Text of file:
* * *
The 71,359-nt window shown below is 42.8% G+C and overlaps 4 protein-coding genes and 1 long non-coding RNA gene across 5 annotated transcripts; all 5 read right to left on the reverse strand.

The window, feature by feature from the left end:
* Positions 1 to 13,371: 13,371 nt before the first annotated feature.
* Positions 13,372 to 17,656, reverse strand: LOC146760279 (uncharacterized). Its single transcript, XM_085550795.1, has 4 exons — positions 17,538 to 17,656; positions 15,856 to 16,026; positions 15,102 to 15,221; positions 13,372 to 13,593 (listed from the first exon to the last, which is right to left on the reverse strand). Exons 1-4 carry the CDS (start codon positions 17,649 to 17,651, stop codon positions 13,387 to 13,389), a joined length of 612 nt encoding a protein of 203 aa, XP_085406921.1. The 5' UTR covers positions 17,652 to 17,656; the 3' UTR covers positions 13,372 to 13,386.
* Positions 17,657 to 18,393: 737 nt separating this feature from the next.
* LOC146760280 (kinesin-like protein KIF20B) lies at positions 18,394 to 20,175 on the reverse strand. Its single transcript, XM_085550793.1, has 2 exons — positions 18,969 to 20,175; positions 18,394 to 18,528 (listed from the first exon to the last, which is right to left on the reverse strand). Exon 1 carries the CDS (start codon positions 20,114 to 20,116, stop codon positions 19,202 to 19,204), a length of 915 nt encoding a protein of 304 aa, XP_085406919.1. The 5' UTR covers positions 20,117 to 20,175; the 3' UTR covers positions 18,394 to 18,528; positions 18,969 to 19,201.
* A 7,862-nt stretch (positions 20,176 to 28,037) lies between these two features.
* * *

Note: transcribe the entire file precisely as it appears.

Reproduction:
The 71,359-nt window shown below is 42.8% G+C and overlaps 4 protein-coding genes and 1 long non-coding RNA gene across 5 annotated transcripts; all 5 read right to left on the reverse strand.

The window, feature by feature from the left end:
* Positions 1 to 13,371: 13,371 nt before the first annotated feature.
* Positions 13,372 to 17,656, reverse strand: LOC146760279 (uncharacterized). Its single transcript, XM_085550795.1, has 4 exons — positions 17,538 to 17,656; positions 15,856 to 16,026; positions 15,102 to 15,221; positions 13,372 to 13,593 (listed from the first exon to the last, which is right to left on the reverse strand). Exons 1-4 carry the CDS (start codon positions 17,649 to 17,651, stop codon positions 13,387 to 13,389), a joined length of 612 nt encoding a protein of 203 aa, XP_085406921.1. The 5' UTR covers positions 17,652 to 17,656; the 3' UTR covers positions 13,372 to 13,386.
* Positions 17,657 to 18,393: 737 nt separating this feature from the next.
* LOC146760280 (kinesin-like protein KIF20B) lies at positions 18,394 to 20,175 on the reverse strand. Its single transcript, XM_085550793.1, has 2 exons — positions 18,969 to 20,175; positions 18,394 to 18,528 (listed from the first exon to the last, which is right to left on the reverse strand). Exon 1 carries the CDS (start codon positions 20,114 to 20,116, stop codon positions 19,202 to 19,204), a length of 915 nt encoding a protein of 304 aa, XP_085406919.1. The 5' UTR covers positions 20,117 to 20,175; the 3' UTR covers positions 18,394 to 18,528; positions 18,969 to 19,201.
* A 7,862-nt stretch (positions 20,176 to 28,037) lies between these two features.